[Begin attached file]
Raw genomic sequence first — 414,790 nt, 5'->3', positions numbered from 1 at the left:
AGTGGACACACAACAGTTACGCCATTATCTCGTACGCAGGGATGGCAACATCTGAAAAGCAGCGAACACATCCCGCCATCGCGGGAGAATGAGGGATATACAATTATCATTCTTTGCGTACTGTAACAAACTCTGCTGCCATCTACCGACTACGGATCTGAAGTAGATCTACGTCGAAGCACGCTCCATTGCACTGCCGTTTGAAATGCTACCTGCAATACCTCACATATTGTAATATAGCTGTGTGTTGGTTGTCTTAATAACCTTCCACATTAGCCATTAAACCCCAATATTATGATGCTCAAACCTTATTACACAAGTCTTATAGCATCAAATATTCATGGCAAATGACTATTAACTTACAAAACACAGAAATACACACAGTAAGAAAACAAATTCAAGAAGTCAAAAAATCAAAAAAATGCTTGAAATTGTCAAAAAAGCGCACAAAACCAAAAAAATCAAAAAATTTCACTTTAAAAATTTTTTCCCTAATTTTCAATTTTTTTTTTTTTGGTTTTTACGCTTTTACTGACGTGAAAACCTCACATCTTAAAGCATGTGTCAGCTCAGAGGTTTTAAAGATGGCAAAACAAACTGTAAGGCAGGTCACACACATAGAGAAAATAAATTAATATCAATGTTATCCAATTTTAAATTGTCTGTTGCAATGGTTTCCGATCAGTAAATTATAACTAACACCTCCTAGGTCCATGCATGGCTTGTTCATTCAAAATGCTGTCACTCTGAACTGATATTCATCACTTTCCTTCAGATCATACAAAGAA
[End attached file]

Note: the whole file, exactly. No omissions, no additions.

Raw genomic sequence first — 414,790 nt, 5'->3', positions numbered from 1 at the left:
AGTGGACACACAACAGTTACGCCATTATCTCGTACGCAGGGATGGCAACATCTGAAAAGCAGCGAACACATCCCGCCATCGCGGGAGAATGAGGGATATACAATTATCATTCTTTGCGTACTGTAACAAACTCTGCTGCCATCTACCGACTACGGATCTGAAGTAGATCTACGTCGAAGCACGCTCCATTGCACTGCCGTTTGAAATGCTACCTGCAATACCTCACATATTGTAATATAGCTGTGTGTTGGTTGTCTTAATAACCTTCCACATTAGCCATTAAACCCCAATATTATGATGCTCAAACCTTATTACACAAGTCTTATAGCATCAAATATTCATGGCAAATGACTATTAACTTACAAAACACAGAAATACACACAGTAAGAAAACAAATTCAAGAAGTCAAAAAATCAAAAAAATGCTTGAAATTGTCAAAAAAGCGCACAAAACCAAAAAAATCAAAAAATTTCACTTTAAAAATTTTTTCCCTAATTTTCAATTTTTTTTTTTTTGGTTTTTACGCTTTTACTGACGTGAAAACCTCACATCTTAAAGCATGTGTCAGCTCAGAGGTTTTAAAGATGGCAAAACAAACTGTAAGGCAGGTCACACACATAGAGAAAATAAATTAATATCAATGTTATCCAATTTTAAATTGTCTGTTGCAATGGTTTCCGATCAGTAAATTATAACTAACACCTCCTAGGTCCATGCATGGCTTGTTCATTCAAAATGCTGTCACTCTGAACTGATATTCATCACTTTCCTTCAGATCATACAAAGAA